Have you seen that video of a driverless car that killed a cyclist, with the car “passenger” unable to do anything about it? Personally, I find that video a perfect proof of something I’ve always thought: the huge, BASIC problem with “driverless cars” with a driver that should step in when needed. The videos shows that the driver was playing with a smartphone instead of looking at the street. Of course!
Uber believes that Self-Driving Trucks will result in MORE jobs for truck drivers, not less. Why, and what does this REALLY mean?
Two recent articles from the top of the car industry confirm my assumptions and positions on driverless cars, and the right way to call and manage them.
According to many people, a huge, if not THE main long-term problem with self-driving cars is how to write software that concretely “helps those cars make split-second decisions that raise real ethical questions”. The most common example is the self-driving car variant of the Trolley Problem: “your self-driving car realizes that it can either divert itself in a way that will kill you and save, say, a busload of children; or it can plow on and save you, but the kids all die. What should it be programmed to do?”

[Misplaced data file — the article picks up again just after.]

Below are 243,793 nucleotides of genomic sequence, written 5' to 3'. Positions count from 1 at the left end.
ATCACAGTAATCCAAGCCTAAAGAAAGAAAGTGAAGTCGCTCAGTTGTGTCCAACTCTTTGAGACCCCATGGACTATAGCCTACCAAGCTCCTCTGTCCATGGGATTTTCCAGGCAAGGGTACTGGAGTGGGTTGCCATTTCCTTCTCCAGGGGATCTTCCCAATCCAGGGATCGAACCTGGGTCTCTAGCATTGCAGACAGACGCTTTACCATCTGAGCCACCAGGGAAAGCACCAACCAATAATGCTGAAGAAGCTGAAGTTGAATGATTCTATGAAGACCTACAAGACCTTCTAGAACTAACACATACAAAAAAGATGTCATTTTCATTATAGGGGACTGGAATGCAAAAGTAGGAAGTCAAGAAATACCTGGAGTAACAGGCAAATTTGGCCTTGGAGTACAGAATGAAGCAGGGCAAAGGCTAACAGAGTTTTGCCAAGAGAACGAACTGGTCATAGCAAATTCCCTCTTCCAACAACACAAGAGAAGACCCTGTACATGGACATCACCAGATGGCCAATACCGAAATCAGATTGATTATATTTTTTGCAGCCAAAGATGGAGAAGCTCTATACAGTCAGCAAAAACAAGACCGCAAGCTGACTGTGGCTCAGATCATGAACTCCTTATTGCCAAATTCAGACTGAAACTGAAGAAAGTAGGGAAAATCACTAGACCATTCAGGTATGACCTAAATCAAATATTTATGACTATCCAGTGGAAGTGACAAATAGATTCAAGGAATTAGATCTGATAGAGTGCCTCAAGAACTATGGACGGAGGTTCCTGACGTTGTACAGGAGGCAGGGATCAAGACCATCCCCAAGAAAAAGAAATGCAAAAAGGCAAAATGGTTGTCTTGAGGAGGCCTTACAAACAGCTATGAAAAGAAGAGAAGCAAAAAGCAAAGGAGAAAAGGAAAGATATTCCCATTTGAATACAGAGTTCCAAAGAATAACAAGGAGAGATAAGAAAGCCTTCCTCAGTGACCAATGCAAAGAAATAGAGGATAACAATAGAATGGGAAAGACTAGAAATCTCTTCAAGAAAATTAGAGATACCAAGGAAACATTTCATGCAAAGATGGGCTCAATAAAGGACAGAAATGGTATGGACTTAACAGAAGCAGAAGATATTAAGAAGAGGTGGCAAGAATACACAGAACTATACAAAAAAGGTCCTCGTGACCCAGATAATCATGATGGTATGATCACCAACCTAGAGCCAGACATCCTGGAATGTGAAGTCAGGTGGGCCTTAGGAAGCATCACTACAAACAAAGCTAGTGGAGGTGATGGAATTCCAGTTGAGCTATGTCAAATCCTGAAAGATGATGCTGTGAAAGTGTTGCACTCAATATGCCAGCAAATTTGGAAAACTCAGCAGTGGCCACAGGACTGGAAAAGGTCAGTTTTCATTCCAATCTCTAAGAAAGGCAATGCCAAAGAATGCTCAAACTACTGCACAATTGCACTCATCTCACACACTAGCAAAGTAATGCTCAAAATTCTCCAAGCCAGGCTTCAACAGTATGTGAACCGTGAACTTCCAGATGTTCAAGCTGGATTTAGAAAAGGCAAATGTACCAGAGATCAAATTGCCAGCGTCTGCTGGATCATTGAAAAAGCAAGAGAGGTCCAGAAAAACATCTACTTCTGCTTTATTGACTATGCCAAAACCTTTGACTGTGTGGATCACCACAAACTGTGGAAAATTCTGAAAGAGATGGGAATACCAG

In my opinion, this way to look at the problem is greatly misleading. First of all…